Time can be the property investor's most valuable ally
Unlike other forms of security, property is the one that more people know more about than any other.
Property is at once aspirational, investable, habitable and improvable. In contrast to shares, bonds, mutual funds and other forms of esoteric investments, property is real and tangible, an asset on which almost everyone has an opinion and, unlike equities, one with which we’re comfortable predicting a future value.
No-one would ever confidently suggest that the share price of company X will grow by Y%, yet we instinctively know that if we spend £X upgrading a property, its value will rise by a multiple of what we spend improving it; furthermore, this increase in value will compound over time. You cannot ‘improve’ a share, or add further value to a bond in order to produce better investment returns.
However, perhaps property’s greatest appeal lies in the way in which it can be financed.
Assume, for instance, that an investor buys a property for £155,000, putting a deposit of 15% (£23,250) down and borrowing the balance at, say, 2.5% over 25 years. His mortgage costs £596 a month, but the property yields a modest 4.6%, generating a monthly rent of £600.
Let’s now assume that, over the course of the next nine years, the property’s value increases by a shade over 5% a year and by year nine is valued at £226,000, ie £71,000 more than our investor paid for it.
Over the intervening years, of course, the mortgage has been reducing, so while the property value has risen by almost 46%, the remaining loan has fallen by more than a third, to around £85,000, leaving our investor with £141,000-worth of equity. Bear in mind that his original investment was just £23,250, a figure which, thanks to comparatively reasonable growth, has increased six-fold.
Far-fetched? Not at all.
This example is based upon actual figures for average UK house prices for the 2009-17 period; the numbers are produced by the Office for National Statistics.
I bought my first investment property in 1986 and so began a love affair with bricks and mortar which continues to this day; my most recent property investment took place last December.
Mistakes? Goodness, yes, but this article is to not meant to regurgitate tales of previous errors made by yours truly, (isn’t that what we refer to as ‘experience’? Ed), but to examine the wealth of opportunities offered by this inimitable asset class.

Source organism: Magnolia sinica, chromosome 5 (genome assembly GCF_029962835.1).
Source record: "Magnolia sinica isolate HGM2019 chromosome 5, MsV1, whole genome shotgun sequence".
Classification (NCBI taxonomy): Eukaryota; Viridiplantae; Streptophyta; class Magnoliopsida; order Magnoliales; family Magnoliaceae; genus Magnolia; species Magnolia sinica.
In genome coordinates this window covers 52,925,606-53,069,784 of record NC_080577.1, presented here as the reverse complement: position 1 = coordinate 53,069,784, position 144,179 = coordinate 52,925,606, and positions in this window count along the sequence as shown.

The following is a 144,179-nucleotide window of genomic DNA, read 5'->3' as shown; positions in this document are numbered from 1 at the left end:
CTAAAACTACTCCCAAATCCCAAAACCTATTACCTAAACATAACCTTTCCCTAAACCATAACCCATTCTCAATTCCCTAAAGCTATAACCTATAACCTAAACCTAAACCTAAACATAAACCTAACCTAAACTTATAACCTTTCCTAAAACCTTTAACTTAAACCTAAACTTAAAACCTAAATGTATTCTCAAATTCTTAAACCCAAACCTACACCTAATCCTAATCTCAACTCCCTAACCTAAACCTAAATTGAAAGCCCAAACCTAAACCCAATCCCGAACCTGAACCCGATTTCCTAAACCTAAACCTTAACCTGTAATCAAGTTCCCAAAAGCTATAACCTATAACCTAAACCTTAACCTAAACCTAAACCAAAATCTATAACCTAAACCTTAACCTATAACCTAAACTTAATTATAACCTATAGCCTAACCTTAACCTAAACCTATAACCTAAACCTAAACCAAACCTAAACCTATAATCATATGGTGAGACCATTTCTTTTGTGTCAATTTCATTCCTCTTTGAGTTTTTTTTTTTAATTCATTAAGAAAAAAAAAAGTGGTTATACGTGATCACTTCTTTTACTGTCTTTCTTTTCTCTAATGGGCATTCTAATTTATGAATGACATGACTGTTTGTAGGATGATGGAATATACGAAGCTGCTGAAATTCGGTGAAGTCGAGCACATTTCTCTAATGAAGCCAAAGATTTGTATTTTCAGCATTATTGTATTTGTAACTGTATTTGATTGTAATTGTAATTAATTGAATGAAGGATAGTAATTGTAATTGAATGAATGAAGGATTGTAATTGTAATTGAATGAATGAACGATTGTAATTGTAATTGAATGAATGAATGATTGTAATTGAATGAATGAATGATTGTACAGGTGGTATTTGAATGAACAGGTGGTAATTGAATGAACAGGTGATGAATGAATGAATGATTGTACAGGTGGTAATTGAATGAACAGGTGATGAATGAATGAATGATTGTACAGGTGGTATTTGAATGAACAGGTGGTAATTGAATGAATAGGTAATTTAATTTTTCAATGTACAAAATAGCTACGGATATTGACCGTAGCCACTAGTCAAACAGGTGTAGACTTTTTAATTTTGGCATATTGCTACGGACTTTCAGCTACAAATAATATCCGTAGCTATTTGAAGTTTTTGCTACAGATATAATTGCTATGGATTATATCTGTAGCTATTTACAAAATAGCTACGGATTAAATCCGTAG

Of course, when it comes to opportunity, investors must be realistic. There was a time when the property investor could build a sizeable portfolio by focusing on snapping up bargains. Nowadays, however, almost all vendors know the value of their property to within £2.50, which makes this strategy virtually redundant.
Yet as the figure above show, time can be the property investor’s most valuable ally and as property values are expected to continue edging steadily upwards, unless you have ambitions to become a property mogul, taking a medium-term view can pay enormous dividends.
Upmarket estate agents Savills, for instance, forecast compounded UK property value growth of 14.2% between 2018-22, while accountants PwC expect growth of 3.9% this year and next before a steady period, between 2020-25, of average house price increases of 4.1%.
Clearly, market values have, on occasion, speared spectacularly upwards, but steady, forecasted growth of between 3% and 4% over a seven-year period is particularly attractive as interest rates remain anchored near to their all-time lows.
While opportunity continues to exist for the budding property investor, there’s enormous merit in ensuring your arithmetic ‘stacks up’ prior to taking the plunge.
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A property investment expert, Peter Sharkey produces regular articles for Hartford Homes which are reproduced here with his kind permission. © Sharks Media Ltd
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